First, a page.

2. “The listeners who call our station tell us that they don’t like confusing elements. They ‘don’t get’ those intellectual bits. So we’ve got to keep everything simple and easy to understand.”

If this is the case, then why do radio stations have Web sites? Aren’t computers confusing? Especially when you consider that, even by generous estimates, less than one third of the entire population of the country is “on line.”

If you want a listener statistic that’s a real eye opener, try this: less than 5% of a given radio station’s audience (except for talk stations—in which case it’s 25%) actually takes the time to call in for any reason. Which means those that make phone calls to stations are the ones who, literally, have nothing better to do. Which means if you’re using phone caller response to gauge how well your station is programmed, you’re programming for a bunch of geeks. Except in the case of CHR stations, whose core audience is 12 to 17 year olds who think calling disk jockeys is way cool. If that’s your target audience for your ratings, geeks and teenyboppers, then by all means, use the phones as your programming guide.

3. “Last time we tried to do something intellectual on the air, we got no response at all. Therefore, the audience didn’t like it.”

No, it just means you got rid of the people mentioned above. Seriously, this is the difficult one to argue with. One can only say that the lack of calls in favor of a program element doesn’t signify that no one liked it. Radio is a tough medium to program entertainment for, because we cannot see our audience; we cannot see their reactions. But, just like in the movies, if you think a bit is funny, and if you try it out on others first and they agree it’s funny, then it’s funny. Having zero response from your audience whether by phone, or e-mail, or regular old postage, doesn’t change anything. Let’s face it, your audience has far more important things to do than to just call you to tell you that they loved your bit. Some will, and sometimes I’ve had calls complimenting me on stuff I’ve done, but a lack of positive responses does not indicate failure. If your ratings show no discernable drop, it means your stuff is going over fine.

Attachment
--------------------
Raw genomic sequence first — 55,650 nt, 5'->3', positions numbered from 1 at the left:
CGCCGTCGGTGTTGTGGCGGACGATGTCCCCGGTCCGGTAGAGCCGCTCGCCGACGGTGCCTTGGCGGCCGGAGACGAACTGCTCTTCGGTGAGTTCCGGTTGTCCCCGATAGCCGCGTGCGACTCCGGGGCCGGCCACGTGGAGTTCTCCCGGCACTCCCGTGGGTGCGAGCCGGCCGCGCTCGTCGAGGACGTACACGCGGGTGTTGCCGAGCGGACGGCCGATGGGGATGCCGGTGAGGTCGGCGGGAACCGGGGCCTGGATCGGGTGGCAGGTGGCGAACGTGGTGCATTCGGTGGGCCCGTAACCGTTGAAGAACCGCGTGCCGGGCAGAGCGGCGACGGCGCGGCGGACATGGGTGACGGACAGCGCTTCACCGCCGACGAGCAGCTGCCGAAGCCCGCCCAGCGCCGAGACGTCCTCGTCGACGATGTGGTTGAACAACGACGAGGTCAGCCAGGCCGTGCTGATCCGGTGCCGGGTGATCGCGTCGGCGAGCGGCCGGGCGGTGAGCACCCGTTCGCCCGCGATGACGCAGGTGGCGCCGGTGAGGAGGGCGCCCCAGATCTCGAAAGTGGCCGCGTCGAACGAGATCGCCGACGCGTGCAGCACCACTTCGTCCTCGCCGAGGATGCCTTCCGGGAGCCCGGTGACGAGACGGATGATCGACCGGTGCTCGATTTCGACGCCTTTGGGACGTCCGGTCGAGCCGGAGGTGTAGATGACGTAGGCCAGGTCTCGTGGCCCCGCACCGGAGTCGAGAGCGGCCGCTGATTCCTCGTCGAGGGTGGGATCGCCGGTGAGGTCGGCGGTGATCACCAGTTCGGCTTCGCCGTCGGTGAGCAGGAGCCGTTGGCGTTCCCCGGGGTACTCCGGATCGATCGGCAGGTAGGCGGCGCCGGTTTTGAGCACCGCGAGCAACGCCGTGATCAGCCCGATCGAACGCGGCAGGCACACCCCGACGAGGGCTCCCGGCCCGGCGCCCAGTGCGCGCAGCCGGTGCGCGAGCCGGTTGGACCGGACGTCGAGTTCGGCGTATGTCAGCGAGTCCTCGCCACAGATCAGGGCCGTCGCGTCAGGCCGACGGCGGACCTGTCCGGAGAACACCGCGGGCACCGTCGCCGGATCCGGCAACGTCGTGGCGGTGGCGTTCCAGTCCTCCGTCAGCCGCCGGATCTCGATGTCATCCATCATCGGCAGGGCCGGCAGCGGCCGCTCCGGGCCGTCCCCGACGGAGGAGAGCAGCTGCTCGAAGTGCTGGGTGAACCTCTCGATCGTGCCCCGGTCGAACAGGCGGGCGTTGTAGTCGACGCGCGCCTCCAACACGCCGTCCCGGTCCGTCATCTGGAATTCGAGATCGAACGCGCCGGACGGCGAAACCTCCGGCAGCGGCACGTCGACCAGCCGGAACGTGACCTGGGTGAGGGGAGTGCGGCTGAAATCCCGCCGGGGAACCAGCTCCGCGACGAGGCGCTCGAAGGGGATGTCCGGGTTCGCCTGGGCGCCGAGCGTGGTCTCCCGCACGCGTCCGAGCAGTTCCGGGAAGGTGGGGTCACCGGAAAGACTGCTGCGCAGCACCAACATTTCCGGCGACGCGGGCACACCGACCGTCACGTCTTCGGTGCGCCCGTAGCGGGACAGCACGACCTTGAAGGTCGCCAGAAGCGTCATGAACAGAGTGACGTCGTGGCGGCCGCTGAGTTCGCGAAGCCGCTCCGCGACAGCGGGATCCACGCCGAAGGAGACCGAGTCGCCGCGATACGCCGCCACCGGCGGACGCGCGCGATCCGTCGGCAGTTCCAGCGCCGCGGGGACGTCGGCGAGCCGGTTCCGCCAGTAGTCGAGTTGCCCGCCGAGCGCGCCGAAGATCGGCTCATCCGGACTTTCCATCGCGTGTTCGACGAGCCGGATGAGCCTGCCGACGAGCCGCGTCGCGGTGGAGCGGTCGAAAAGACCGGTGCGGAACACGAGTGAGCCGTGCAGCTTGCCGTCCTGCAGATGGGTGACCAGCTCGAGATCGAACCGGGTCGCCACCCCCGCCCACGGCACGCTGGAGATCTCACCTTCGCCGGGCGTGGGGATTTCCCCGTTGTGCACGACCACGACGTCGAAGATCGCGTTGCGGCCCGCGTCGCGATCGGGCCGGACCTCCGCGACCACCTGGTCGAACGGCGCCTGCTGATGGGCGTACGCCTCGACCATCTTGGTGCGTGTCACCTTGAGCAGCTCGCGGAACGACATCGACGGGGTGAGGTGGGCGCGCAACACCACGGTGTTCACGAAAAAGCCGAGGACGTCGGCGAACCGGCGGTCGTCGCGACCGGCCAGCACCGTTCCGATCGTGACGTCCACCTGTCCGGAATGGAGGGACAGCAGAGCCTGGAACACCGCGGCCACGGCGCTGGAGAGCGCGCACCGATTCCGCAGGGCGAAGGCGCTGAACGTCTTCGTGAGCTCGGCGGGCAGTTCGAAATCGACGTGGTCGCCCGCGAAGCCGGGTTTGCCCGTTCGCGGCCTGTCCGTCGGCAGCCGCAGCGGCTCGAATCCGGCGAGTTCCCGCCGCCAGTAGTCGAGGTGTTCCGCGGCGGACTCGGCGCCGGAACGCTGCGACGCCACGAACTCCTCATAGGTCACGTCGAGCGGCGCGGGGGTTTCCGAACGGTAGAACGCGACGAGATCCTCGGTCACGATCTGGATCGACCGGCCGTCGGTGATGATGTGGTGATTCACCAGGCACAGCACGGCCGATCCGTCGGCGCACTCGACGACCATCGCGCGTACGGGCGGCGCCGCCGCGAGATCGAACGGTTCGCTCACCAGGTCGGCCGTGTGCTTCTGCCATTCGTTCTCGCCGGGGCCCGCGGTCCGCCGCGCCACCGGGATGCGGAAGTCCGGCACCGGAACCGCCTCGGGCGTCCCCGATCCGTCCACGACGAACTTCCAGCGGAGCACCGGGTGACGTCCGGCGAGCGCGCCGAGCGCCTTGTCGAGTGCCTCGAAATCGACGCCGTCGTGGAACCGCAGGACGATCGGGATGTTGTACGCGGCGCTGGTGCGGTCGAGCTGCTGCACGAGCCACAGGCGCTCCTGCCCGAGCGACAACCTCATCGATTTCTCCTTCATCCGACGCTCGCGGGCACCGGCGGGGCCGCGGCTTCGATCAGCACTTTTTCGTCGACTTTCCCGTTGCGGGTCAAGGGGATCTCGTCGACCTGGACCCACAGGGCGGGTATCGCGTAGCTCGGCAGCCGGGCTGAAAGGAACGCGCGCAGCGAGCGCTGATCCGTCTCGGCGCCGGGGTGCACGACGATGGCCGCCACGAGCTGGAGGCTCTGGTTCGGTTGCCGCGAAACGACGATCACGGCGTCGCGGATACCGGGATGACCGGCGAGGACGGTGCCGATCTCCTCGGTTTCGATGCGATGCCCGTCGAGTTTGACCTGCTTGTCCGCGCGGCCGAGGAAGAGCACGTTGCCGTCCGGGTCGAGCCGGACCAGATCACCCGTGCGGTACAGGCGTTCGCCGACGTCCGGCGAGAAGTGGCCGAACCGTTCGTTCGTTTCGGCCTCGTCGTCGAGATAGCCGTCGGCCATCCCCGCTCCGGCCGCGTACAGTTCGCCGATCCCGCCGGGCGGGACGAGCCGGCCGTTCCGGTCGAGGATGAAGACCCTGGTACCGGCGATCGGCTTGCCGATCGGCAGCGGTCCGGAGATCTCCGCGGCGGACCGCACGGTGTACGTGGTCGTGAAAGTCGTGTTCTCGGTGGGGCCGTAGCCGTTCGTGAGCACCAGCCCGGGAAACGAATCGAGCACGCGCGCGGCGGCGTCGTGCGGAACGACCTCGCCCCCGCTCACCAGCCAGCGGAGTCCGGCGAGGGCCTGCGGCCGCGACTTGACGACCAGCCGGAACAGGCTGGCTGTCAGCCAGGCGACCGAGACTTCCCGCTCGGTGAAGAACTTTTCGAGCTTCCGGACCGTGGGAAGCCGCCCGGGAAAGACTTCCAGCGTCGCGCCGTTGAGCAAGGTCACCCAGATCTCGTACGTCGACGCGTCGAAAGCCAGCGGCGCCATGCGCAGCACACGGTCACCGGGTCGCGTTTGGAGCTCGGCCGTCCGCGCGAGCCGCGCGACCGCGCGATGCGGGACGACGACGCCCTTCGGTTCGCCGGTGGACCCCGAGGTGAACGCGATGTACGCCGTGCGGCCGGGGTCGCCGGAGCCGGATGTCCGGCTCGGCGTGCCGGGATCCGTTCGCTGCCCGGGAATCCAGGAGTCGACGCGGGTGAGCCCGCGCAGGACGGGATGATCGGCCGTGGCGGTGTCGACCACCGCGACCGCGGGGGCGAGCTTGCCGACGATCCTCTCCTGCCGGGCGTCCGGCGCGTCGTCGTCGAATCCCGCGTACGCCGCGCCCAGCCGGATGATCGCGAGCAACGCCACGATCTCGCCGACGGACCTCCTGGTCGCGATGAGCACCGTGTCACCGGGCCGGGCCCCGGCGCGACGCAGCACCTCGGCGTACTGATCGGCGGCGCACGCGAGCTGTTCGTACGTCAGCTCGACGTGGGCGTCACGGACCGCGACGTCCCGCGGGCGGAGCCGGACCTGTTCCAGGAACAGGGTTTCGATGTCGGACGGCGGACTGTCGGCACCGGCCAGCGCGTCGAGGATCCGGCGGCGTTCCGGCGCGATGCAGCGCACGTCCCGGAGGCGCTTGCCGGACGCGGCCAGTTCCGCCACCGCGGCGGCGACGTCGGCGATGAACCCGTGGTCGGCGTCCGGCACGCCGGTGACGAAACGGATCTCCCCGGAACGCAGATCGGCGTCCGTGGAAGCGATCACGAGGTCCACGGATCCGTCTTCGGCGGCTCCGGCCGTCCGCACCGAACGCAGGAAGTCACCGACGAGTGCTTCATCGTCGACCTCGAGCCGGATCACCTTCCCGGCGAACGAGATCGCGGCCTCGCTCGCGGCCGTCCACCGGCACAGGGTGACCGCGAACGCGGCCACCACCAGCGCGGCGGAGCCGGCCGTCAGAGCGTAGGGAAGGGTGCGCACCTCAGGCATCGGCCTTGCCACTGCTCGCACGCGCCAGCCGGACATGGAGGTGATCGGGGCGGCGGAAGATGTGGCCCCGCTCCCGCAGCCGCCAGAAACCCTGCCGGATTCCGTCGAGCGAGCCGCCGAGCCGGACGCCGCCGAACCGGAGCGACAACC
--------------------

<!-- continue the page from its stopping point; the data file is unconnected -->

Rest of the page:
People who use the previous three excuses to prevent really creative and interesting stuff from being broadcast are really telling us more about their own ignorance than they are about their “Station’s Listeners.” I get very worried when well-meaning programmers start taking the “I Know What Our Listeners Want” attitude. It smacks of arrogance, and it almost always indicates a programmer who has totally lost all accountability with an audience. Network television programmers have had that attitude for many years, and look at how low their ratings are compared to the cable channels, and other media.

The same can be held for advertising executives and creatives who believe that they must use only headline-speak in their radio commercials. One of them, a man notorious for copy that had almost no adjectives or prepositions told me flat out, “John, these people are idiots. The people who shop my clients are nothing but losers, scumbags, and morons. You cannot use big words because they won’t understand any of them.” This, by the way, was not an advertising executive who bought spots on the rock station I worked for; no…this was an ad executive who bought spots on the talk station. The very nature of the talk format station is intellectual and issue oriented discussion. Why would “idiots” or “morons” be listening to talk stations? I tried to raise that point with the ad executive, but he just shook his head and explained that I hadn’t been in the business long enough (I thought 17 years at that time was plenty long) to understand how stupid people really were.